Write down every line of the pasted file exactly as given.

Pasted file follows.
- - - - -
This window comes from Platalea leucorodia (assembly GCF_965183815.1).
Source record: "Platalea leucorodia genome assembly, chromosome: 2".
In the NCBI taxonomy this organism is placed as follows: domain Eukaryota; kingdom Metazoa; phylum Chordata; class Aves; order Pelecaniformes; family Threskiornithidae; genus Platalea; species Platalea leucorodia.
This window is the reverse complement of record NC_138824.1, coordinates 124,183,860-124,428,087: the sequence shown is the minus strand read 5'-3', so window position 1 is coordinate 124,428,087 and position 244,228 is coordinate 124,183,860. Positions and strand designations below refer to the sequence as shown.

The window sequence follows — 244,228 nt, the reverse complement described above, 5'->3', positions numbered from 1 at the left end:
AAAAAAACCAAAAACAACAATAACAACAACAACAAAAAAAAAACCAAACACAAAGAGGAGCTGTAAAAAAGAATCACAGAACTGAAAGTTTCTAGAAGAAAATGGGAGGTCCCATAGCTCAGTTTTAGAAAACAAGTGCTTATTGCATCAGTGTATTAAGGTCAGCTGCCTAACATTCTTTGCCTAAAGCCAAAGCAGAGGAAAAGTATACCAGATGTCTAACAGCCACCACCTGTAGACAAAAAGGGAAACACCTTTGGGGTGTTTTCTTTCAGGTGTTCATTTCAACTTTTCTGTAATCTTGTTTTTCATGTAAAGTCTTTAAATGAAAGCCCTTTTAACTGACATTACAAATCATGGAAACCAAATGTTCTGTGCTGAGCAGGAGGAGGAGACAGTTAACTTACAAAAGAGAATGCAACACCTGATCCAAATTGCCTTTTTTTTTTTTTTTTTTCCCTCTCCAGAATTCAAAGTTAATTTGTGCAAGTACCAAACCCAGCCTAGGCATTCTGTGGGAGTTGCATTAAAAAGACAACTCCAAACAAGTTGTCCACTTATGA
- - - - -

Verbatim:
This window comes from Platalea leucorodia (assembly GCF_965183815.1).
Source record: "Platalea leucorodia genome assembly, chromosome: 2".
In the NCBI taxonomy this organism is placed as follows: domain Eukaryota; kingdom Metazoa; phylum Chordata; class Aves; order Pelecaniformes; family Threskiornithidae; genus Platalea; species Platalea leucorodia.
This window is the reverse complement of record NC_138824.1, coordinates 124,183,860-124,428,087: the sequence shown is the minus strand read 5'-3', so window position 1 is coordinate 124,428,087 and position 244,228 is coordinate 124,183,860. Positions and strand designations below refer to the sequence as shown.

The window sequence follows — 244,228 nt, the reverse complement described above, 5'->3', positions numbered from 1 at the left end:
AAAAAAACCAAAAACAACAATAACAACAACAACAAAAAAAAAACCAAACACAAAGAGGAGCTGTAAAAAAGAATCACAGAACTGAAAGTTTCTAGAAGAAAATGGGAGGTCCCATAGCTCAGTTTTAGAAAACAAGTGCTTATTGCATCAGTGTATTAAGGTCAGCTGCCTAACATTCTTTGCCTAAAGCCAAAGCAGAGGAAAAGTATACCAGATGTCTAACAGCCACCACCTGTAGACAAAAAGGGAAACACCTTTGGGGTGTTTTCTTTCAGGTGTTCATTTCAACTTTTCTGTAATCTTGTTTTTCATGTAAAGTCTTTAAATGAAAGCCCTTTTAACTGACATTACAAATCATGGAAACCAAATGTTCTGTGCTGAGCAGGAGGAGGAGACAGTTAACTTACAAAAGAGAATGCAACACCTGATCCAAATTGCCTTTTTTTTTTTTTTTTTTCCCTCTCCAGAATTCAAAGTTAATTTGTGCAAGTACCAAACCCAGCCTAGGCATTCTGTGGGAGTTGCATTAAAAAGACAACTCCAAACAAGTTGTCCACTTATGA